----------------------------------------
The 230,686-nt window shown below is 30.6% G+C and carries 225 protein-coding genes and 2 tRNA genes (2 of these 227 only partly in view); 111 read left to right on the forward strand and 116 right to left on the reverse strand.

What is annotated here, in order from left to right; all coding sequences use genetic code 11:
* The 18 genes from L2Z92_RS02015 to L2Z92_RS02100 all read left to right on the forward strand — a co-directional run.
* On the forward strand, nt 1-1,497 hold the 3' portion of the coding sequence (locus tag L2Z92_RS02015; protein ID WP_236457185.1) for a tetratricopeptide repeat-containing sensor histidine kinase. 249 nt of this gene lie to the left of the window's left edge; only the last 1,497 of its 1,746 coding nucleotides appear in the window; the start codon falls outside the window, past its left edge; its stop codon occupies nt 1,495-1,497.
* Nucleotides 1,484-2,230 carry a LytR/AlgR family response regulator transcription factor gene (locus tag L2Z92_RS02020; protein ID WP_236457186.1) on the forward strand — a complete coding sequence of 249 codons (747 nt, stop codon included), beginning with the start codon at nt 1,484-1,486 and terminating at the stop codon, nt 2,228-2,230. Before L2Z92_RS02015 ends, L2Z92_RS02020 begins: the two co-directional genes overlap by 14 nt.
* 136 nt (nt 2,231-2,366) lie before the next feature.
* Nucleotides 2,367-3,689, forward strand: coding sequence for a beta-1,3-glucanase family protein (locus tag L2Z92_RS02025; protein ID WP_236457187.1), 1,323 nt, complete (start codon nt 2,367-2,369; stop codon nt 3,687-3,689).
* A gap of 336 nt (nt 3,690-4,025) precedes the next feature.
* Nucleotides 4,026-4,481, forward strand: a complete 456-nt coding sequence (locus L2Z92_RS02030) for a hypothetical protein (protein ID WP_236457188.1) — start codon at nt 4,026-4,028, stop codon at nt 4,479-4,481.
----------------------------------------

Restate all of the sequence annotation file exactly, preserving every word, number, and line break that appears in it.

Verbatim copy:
The 230,686-nt window shown below is 30.6% G+C and carries 225 protein-coding genes and 2 tRNA genes (2 of these 227 only partly in view); 111 read left to right on the forward strand and 116 right to left on the reverse strand.

What is annotated here, in order from left to right; all coding sequences use genetic code 11:
* The 18 genes from L2Z92_RS02015 to L2Z92_RS02100 all read left to right on the forward strand — a co-directional run.
* On the forward strand, nt 1-1,497 hold the 3' portion of the coding sequence (locus tag L2Z92_RS02015; protein ID WP_236457185.1) for a tetratricopeptide repeat-containing sensor histidine kinase. 249 nt of this gene lie to the left of the window's left edge; only the last 1,497 of its 1,746 coding nucleotides appear in the window; the start codon falls outside the window, past its left edge; its stop codon occupies nt 1,495-1,497.
* Nucleotides 1,484-2,230 carry a LytR/AlgR family response regulator transcription factor gene (locus tag L2Z92_RS02020; protein ID WP_236457186.1) on the forward strand — a complete coding sequence of 249 codons (747 nt, stop codon included), beginning with the start codon at nt 1,484-1,486 and terminating at the stop codon, nt 2,228-2,230. Before L2Z92_RS02015 ends, L2Z92_RS02020 begins: the two co-directional genes overlap by 14 nt.
* 136 nt (nt 2,231-2,366) lie before the next feature.
* Nucleotides 2,367-3,689, forward strand: coding sequence for a beta-1,3-glucanase family protein (locus tag L2Z92_RS02025; protein ID WP_236457187.1), 1,323 nt, complete (start codon nt 2,367-2,369; stop codon nt 3,687-3,689).
* A gap of 336 nt (nt 3,690-4,025) precedes the next feature.
* Nucleotides 4,026-4,481, forward strand: a complete 456-nt coding sequence (locus L2Z92_RS02030) for a hypothetical protein (protein ID WP_236457188.1) — start codon at nt 4,026-4,028, stop codon at nt 4,479-4,481.